Why have the Soviet negotiators allowed the talks to reach this pass? As Smith noted,4 the Soviets were presenting a sort of comprehensive scheme, and they then suddenly threw in the ABM proposal. Had matters rested there, some further bargaining room might have been open, but adding the toughest proposals on forward based air could only persuade us that the Helsinki phase, at least, was finished.

A Deliberate Deception?

One school of thought will probably find this turn of events to be solid evidence that the Soviets have never really been very serious, and that SALT was little more than a holding action to impose some inhibitions and complications on American policy, while Soviet programs roared ahead. Evidence for this interpretation could be found in the ambiguous Soviet handling of MIRVs: (a) avoiding the moratorium questions, (b) proposing a production ban with freedom to test that was certain to be rejected, (c) hinting in Vienna that MIRVs were non-negotiable, and finally (d) beginning their own MIRV testing.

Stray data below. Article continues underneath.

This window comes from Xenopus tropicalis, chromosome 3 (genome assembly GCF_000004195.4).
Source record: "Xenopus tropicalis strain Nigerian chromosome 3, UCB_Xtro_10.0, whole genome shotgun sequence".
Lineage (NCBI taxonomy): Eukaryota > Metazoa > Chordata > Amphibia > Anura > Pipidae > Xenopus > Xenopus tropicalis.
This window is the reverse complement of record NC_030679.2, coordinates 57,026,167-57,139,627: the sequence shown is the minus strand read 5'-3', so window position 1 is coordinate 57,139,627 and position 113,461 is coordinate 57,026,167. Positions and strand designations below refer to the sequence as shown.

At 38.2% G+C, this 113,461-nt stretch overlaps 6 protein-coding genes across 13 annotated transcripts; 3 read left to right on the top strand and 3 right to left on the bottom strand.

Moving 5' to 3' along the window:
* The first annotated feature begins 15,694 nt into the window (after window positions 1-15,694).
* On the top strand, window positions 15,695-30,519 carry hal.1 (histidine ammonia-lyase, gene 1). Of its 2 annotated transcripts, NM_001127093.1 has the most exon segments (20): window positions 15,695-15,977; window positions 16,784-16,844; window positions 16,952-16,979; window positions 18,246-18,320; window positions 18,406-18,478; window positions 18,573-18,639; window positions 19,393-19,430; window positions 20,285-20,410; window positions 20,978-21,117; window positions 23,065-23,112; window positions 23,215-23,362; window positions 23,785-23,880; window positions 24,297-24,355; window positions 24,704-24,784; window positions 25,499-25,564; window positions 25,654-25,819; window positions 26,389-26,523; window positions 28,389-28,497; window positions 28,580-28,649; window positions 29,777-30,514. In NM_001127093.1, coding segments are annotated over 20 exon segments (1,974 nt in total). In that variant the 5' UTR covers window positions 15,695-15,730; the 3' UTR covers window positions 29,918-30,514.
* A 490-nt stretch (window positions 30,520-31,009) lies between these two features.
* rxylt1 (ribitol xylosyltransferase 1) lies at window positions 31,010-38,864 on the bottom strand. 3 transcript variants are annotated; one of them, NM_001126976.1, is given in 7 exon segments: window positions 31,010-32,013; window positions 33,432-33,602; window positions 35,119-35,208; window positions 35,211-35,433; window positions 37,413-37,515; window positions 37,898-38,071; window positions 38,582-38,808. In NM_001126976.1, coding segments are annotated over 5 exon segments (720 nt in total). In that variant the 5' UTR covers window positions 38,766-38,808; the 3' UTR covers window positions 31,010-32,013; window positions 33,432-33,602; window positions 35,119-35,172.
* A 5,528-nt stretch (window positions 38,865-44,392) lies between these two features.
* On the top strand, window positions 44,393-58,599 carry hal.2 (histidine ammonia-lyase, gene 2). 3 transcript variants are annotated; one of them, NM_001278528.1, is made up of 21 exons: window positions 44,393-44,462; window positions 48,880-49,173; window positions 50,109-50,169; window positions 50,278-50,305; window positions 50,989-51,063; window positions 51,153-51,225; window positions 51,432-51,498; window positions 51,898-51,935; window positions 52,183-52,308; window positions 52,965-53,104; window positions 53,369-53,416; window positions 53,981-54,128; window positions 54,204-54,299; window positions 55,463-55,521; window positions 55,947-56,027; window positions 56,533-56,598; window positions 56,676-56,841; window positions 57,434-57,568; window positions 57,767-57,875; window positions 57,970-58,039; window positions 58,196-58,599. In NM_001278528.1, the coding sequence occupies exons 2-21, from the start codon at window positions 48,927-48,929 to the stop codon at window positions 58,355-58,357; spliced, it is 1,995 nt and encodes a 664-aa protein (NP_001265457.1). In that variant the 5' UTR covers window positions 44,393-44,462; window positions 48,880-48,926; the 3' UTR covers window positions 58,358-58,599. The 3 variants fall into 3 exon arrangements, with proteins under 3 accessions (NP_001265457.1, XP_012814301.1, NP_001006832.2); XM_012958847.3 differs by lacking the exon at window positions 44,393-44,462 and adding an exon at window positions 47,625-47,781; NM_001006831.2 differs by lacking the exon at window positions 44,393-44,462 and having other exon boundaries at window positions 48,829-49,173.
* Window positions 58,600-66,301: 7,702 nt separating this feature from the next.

Additional evidence could be found in the heavy schedule of SS–11 tests with a new front end, either MRVs or, more likely, penetration aids. Likewise, the testing of the improved Galosh ABM missiles has proceeded at a rapid pace.

On the other hand, the actual deployment program does not seem to support the notion that SALT has been little more than a coverup. Only two SS–9 groups have been started since SALT began, and construction of them has been halted for some reason. True, only 12 missiles are involved, but more important the program could be leveling off at 294, which is far short of the counterforce numbers required with three independent warheads. Similarly, the SS–11 program is slowing down (the last new start was October 1969). True, the total Soviet force, even if they produce no more new silos will be 1445. But subtracting the older SS–7s and 8s, the total is not all that more than the US.